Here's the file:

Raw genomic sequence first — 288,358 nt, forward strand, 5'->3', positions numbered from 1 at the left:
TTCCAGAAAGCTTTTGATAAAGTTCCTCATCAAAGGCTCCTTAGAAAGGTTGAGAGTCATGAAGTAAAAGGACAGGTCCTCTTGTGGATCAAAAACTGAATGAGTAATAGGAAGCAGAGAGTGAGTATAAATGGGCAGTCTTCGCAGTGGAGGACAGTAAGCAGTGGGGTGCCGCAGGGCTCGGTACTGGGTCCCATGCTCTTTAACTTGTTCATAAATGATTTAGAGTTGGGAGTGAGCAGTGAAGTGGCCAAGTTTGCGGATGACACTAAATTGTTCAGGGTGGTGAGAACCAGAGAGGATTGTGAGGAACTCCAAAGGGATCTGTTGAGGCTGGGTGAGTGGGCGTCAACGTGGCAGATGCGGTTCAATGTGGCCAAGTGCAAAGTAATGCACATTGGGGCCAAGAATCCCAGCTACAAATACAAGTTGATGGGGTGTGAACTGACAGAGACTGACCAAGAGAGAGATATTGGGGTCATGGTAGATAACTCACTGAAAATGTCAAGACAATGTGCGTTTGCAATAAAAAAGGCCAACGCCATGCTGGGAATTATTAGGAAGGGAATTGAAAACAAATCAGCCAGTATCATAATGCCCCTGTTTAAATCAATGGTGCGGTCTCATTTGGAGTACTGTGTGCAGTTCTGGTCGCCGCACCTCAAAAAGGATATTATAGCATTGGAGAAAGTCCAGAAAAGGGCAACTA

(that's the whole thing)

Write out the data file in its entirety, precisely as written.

Raw genomic sequence first — 288,358 nt, forward strand, 5'->3', positions numbered from 1 at the left:
TTCCAGAAAGCTTTTGATAAAGTTCCTCATCAAAGGCTCCTTAGAAAGGTTGAGAGTCATGAAGTAAAAGGACAGGTCCTCTTGTGGATCAAAAACTGAATGAGTAATAGGAAGCAGAGAGTGAGTATAAATGGGCAGTCTTCGCAGTGGAGGACAGTAAGCAGTGGGGTGCCGCAGGGCTCGGTACTGGGTCCCATGCTCTTTAACTTGTTCATAAATGATTTAGAGTTGGGAGTGAGCAGTGAAGTGGCCAAGTTTGCGGATGACACTAAATTGTTCAGGGTGGTGAGAACCAGAGAGGATTGTGAGGAACTCCAAAGGGATCTGTTGAGGCTGGGTGAGTGGGCGTCAACGTGGCAGATGCGGTTCAATGTGGCCAAGTGCAAAGTAATGCACATTGGGGCCAAGAATCCCAGCTACAAATACAAGTTGATGGGGTGTGAACTGACAGAGACTGACCAAGAGAGAGATATTGGGGTCATGGTAGATAACTCACTGAAAATGTCAAGACAATGTGCGTTTGCAATAAAAAAGGCCAACGCCATGCTGGGAATTATTAGGAAGGGAATTGAAAACAAATCAGCCAGTATCATAATGCCCCTGTTTAAATCAATGGTGCGGTCTCATTTGGAGTACTGTGTGCAGTTCTGGTCGCCGCACCTCAAAAAGGATATTATAGCATTGGAGAAAGTCCAGAAAAGGGCAACTA